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Can hydrogen fuel the future for MENA?

by ,
Rafael Classen

In the drive towards a cleaner energy mix, solar and wind power tend to make the most headlines, but hydrogen has a role to play in meeting climate goals, providing fertilisers and transportation fuels, and offering potentially lucrative opportunities for innovative countries.

A study by the Abu Dhabi-based Clean Energy Business Council’s Hydrogen and Energy Storage Working Group found that the MENA region is projected to become the world’s biggest supplier of green hydrogen, with participation of MENA countries in blue and green hydrogen projects rising from 11 percent in 2020 to 89 percent in 2021. The working group noted that the UAE leads the region with a share of 29 percent of all MENA projects, ahead of Egypt and Morocco, each at 19.3 percent. Tunisia and Saudi Arabia at 6.4 percent each, and Algeria and Bahrain at 3.2 percent each.

This year saw the UAE deliver its first shipment of ammonia-derived hydrogen from ADNOC to the German port of Hamburg. Germany plans to meet growing hydrogen demand mostly through imports. War in Ukraine has hastened Germany’s need to move away from dependency on Russian gas, representing a major opportunity for the UAE’s emerging hydrogen industry.  

When ADNOC signed a memorandum of understanding and joint study agreement with Germany in March 2022, Dr Sultan Ahmed Al Jaber, UAE’s minister for industry and advanced technology, said the state-owned energy company has ambitions to export hydrogen to Asia as well as Europe through partnerships with public and private sector organisations.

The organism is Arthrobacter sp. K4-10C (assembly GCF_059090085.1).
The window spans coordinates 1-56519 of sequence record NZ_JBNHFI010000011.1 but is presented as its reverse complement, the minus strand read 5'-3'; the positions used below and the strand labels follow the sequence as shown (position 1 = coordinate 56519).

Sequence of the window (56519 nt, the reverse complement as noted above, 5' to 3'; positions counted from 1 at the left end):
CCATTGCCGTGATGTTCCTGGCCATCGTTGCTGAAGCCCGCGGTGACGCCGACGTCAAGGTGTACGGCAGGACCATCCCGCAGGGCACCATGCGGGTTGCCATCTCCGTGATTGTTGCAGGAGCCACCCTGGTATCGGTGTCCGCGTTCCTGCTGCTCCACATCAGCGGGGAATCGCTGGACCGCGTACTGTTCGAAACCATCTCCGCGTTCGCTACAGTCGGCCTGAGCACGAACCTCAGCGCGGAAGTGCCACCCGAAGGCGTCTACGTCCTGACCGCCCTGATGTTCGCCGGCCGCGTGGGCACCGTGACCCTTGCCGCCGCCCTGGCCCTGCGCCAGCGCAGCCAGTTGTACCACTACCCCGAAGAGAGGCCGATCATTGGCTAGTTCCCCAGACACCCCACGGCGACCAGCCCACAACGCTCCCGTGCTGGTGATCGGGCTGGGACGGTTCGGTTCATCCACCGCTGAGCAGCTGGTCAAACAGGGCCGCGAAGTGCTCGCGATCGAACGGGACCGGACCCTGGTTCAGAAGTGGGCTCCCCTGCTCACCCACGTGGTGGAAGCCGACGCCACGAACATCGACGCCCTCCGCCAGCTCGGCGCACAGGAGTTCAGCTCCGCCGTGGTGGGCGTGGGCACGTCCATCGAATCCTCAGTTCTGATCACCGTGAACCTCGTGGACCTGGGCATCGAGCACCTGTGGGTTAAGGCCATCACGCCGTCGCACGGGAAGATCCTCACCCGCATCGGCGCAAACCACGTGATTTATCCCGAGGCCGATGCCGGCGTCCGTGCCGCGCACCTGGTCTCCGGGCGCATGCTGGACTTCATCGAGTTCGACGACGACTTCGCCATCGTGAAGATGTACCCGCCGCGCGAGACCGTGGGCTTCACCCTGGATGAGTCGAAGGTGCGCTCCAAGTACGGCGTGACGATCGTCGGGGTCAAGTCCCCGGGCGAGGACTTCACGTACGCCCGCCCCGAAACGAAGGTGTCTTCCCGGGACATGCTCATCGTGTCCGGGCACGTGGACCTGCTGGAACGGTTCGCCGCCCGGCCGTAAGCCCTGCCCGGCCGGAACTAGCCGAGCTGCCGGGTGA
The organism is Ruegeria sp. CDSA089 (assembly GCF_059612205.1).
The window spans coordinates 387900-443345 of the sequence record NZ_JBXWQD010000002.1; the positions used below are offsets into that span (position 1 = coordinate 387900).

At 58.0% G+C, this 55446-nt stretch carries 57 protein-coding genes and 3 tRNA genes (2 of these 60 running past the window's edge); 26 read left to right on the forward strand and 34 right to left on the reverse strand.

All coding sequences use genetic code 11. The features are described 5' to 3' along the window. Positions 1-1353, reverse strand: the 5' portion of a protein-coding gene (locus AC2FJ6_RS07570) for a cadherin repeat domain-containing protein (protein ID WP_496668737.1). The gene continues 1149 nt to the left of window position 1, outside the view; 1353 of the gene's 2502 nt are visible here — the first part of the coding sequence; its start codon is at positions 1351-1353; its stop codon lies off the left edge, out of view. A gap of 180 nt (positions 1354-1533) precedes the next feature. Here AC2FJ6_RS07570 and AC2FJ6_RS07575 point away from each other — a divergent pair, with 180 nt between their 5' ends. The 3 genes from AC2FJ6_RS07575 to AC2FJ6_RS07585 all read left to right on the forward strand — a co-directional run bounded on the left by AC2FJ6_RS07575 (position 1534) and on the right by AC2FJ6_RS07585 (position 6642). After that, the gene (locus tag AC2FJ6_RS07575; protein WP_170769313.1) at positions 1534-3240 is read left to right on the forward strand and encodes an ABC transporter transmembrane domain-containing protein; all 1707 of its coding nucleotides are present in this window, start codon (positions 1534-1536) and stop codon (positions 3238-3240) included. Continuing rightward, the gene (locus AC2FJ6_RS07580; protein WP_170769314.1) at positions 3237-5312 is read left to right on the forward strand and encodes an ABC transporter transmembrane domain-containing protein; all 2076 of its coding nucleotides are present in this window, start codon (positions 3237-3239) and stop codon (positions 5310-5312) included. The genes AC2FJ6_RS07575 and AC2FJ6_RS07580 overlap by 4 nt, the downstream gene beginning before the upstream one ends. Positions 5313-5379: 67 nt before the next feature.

The UAE is aiming for a 25 percent share of the world hydrogen market by 2030. The deal with Germany is not ADNOC’s only international hydrogen venture. In May 2022, ADNOC and bp agreed to move to the design phase for a low-carbon hydrogen plant in the UK, as well as forming a partnership with Abu Dhabi-based Masdar to explore aviation fuel production using green hydrogen. The aviation project will also involve waste management centre, Tadweer, and Etihad Airways.

“ADNOC and Masdar’s deepened partnership with bp is a testament to the UAE and UK’s long-standing track record of bilateral partnership in sustainability as well as the UAE’s intent to play a leading role in the fast-growing clean hydrogen economy both domestically and internationally,” says Dr Al Jaber.

Elsewhere in the GCC, Saudi Arabia has similarly lofty hydrogen ambitions. In October 2021, energy minister, Abdulaziz bin Salman al-Saud, announced the kingdom’s goal of becoming the world’s largest hydrogen producer. NEOM, Saudi Arabia’s smart city development on the Red Sea coast will include a large-scale green ammonia plant so it can act as a downstream fuel or transit medium for hydrogen. 

In Riyadh, the establishment of the Hydrogen Center of Excellence was announced in June 2022. The centre aims to focus on technology transfer and green hydrogen manufacturing solutions for the hydrogen energy market in Saudi Arabia and the wider Middle East.

Sattam Alsuwailem, CEO of Hydrogen Systems, one of the collaborators with the centre, describes the initiative as “a great step forward for meaningful local content for hydrogen solutions to support the growing hydrogen economy.”

In Oman, there are plans to build hydrogen plants in the special economic zones of Sohar, Duqm and Salalah, with 47-year land concessions allocated for these projects. Hydom, an Omani state-owned entity established as a subsidiary of Energy Development Oman, will oversee operations.